The 2021 racing season will see Kiwi driver Liam Lawson compete in the FIA Formula 2 Championship for Hitech GP, the team he competed with in the 2020 FIA Formula 3 Championship finishing fifth overall. The next step on the ladder to Formula One will bring added pressure and intensity but don’t worry, this young eighteen-year-old is up to it and ready.
It is a year of positive change for Lawson. Starting from his living arrangements which will see him move closer to the Red Bull Racing Formula One team in Milton Keynes in the UK.
“I will be based in Milton Keynes for 2021, which is five minutes down the road from the Red Bull Racing F1 factory. Last year, I was half an hour out from Milton Keynes right down the road from Silverstone living with family friends and didn’t have my own transport, but will this year. I will also be living on my own.
“For me Mitlon Keynes has everything, and it gives me easier access to Red Bull (factory) so I can be there a lot more. With the program we are doing this year they will want me a lot more in the factory and on the simulator.”
It is just under four years ago that Lawson won the 20167/17 NZ Formula Ford Championship. Time flies and Lawson keeps pinching himself, happy with the journey so far.
“I’ve spent three years in Europe and still enjoying it. It has always been high pressure and stressful which is something I have spent plenty of time on with my coach over 2020. It is about focussing on the positives, that which is in my control.
“For me, that means a lot less mistakes.”
First there was the pressure racing in Europe. A Kiwi from the other side of the world trying to prove himself to others on the grid, others watching and of course all his supporter back home.
“When I got signed with Red Bull (early 2019), that brought a whole new level of pressure. Looking back, I made too many mistakes and wasn’t good enough. I was lucky to stay on their program so 2020 was all about showing that I had improved. That’s when I started working with my coach to deal with the pressure.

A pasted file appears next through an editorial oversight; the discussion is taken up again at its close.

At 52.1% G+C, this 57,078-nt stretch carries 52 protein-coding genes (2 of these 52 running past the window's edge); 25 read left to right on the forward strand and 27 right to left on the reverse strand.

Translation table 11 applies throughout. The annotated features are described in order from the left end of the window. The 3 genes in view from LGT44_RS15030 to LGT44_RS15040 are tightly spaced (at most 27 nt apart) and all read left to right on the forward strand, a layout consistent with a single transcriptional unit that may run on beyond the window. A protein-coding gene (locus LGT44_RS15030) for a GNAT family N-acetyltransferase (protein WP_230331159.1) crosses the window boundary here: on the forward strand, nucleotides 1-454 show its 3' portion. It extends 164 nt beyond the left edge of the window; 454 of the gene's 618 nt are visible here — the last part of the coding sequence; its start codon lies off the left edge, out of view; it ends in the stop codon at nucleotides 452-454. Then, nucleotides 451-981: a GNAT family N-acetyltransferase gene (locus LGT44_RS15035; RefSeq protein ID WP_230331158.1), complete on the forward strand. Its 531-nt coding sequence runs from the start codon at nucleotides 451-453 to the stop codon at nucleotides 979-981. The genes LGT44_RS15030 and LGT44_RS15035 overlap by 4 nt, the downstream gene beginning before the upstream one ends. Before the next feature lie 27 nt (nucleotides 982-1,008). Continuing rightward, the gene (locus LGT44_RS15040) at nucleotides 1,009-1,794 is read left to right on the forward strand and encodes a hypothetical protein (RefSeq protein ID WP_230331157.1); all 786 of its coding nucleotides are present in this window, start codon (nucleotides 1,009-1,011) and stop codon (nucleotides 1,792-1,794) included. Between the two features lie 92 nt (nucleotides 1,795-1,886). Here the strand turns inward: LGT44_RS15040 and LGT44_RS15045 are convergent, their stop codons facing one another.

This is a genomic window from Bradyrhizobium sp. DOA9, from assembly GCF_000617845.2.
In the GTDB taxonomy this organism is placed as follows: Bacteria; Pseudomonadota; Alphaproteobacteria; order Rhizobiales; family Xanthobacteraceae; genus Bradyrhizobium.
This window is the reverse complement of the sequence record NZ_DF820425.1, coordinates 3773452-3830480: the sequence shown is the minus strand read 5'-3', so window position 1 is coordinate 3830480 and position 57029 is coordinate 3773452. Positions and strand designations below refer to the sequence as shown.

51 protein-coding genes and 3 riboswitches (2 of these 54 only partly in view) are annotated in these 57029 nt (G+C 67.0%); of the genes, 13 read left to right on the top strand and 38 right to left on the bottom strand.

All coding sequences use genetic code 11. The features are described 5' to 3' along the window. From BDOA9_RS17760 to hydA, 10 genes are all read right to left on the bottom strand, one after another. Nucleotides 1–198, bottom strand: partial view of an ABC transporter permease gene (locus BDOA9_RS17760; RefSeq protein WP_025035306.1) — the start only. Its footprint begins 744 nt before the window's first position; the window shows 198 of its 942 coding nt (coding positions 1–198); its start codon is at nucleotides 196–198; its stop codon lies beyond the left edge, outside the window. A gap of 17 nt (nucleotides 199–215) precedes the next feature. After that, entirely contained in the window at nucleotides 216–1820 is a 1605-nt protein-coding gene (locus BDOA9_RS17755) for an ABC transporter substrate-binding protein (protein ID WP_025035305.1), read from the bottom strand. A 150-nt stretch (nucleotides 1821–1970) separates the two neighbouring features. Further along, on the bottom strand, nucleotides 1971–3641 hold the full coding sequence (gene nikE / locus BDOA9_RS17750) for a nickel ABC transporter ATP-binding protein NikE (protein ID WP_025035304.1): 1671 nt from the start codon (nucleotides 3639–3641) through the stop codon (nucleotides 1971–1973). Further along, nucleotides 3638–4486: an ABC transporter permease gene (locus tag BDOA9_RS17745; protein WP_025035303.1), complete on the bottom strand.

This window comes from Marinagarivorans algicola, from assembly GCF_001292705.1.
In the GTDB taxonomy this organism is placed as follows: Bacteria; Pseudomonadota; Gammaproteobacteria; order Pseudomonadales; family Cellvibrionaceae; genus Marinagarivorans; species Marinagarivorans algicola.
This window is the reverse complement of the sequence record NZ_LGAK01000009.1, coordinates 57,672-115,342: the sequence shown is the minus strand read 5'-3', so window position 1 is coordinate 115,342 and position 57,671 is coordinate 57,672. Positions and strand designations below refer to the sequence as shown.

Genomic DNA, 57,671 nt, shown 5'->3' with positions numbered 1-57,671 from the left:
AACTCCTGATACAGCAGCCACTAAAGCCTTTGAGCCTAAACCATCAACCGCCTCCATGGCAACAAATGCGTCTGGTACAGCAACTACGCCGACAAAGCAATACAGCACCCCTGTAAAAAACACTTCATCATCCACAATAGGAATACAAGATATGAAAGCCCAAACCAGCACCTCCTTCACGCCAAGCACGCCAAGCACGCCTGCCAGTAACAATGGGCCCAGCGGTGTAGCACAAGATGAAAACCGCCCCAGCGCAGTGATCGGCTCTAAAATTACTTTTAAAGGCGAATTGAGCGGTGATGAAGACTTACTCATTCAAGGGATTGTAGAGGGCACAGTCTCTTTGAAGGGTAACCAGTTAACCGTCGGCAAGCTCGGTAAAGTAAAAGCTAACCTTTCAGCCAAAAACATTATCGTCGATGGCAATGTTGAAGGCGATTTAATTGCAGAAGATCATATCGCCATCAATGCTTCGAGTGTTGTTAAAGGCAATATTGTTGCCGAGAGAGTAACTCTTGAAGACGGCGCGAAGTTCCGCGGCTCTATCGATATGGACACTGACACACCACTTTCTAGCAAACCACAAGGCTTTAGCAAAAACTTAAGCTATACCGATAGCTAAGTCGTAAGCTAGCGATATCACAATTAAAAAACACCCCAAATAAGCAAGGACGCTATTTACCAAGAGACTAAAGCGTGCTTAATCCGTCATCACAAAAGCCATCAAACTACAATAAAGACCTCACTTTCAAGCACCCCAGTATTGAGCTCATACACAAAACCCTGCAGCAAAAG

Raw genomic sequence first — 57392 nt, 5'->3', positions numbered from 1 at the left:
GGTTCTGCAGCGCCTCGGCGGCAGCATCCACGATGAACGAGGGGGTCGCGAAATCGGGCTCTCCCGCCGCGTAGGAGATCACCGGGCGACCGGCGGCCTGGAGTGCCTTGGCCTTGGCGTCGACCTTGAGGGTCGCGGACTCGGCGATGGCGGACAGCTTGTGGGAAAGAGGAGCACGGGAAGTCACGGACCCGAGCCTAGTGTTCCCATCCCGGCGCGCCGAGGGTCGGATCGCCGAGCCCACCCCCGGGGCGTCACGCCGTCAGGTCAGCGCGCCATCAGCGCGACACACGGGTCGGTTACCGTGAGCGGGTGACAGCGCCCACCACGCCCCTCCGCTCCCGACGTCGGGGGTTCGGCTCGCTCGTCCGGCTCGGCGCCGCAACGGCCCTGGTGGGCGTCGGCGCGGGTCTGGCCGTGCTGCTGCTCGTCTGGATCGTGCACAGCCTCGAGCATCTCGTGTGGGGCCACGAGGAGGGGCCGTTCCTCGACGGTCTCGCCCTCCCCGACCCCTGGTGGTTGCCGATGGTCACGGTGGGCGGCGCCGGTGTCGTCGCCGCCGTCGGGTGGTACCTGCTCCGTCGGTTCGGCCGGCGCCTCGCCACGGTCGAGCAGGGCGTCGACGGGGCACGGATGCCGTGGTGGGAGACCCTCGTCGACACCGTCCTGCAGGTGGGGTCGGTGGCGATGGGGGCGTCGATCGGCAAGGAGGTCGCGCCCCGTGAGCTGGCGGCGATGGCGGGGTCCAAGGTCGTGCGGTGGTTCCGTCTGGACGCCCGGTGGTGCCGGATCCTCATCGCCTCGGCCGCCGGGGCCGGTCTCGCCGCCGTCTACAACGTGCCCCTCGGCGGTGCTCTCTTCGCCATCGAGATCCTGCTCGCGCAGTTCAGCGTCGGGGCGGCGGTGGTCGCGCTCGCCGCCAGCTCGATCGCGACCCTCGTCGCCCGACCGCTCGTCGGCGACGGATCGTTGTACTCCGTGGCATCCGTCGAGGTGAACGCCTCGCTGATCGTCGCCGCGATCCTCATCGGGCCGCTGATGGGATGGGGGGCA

Finishing fifth in the 2020 FIA F3 Championship may not have been the goal but more important was what Red Bull were seeing.
“They knew that with everything that did happen over the season, fifth is all we could do. From my side I learned heaps, learned how to push the team and I felt that I grew to be a better driver.”
It is a big year ahead for Lawson, so being back in NZ over the Southern Hemisphere summer is important for re-energising. Time with family, friends and enjoying the beach.
“Living overseas can be difficult to recharge the batteries, particularly in 2020 when we had so many consecutive weekends of racing. Any time off was generally spent training. It was a very high intensity season once racing got underway.”
So, how much of a step up will it be from F3 to F2?
“In terms of raw lap time there’s not a huge difference. Although, it is a lot different to drive in terms of heaviness, more power and aero and higher tyre deg (degradation). Also, we have pitstops and longer races.”
The FIA F2 Championship will have some notable changes in 2021. Previously each round consisted of a Feature race on the Saturday and a Sprint race on Sunday. This season two Sprint races will take place on Saturday (120km or 45mins each). The Feature race will now take place on Sunday morning and will still be one hour long or 170km. With three races per weekend, the championship will take place over eight rounds, all in support of the Formula One World Championship.
“Three races will be really good with more track time at each circuit. Physically it is going to be another big step up. A lot of training will be focused on that and the fact that you could be called up at any stage for a F1 test, so readiness is quite important.”
And the next step, Formula One?
“I have never had any doubt that the F1 dream is possible (for me). I have never doubted it and we are getting closer.
Determination is a massive part. Without it, then there is no point in doing it in the first place. I left school at 15, have given up everything to be on the journey and get this far.”
So where do you get that extra bit of competitiveness to be above the rest on the grid?
“We see it particularly in F2, it is super competitive. Some guys get to a level and are unable to push through. I learned a lot in 2020 about as a team taking risks that we didn’t need to. I think that it back fired to often and we can’t do that in F2.
“Qualifying is going to be very important, although in F2 with tyre deg and pitstops there will be more variables in F2.”
What about the mind-games between drivers?
“Yes, it definitely goes on in Europe. It is pretty intense sometimes so it can be difficult to have friends in motorsport. However, the benefit of Covid in 2020 was that you saw less of drivers. Most of them are pretty good but it is intense.
“I can’t help myself, but be super-competitive and try to win. Don’t expect me not to give it everything once I get in any car.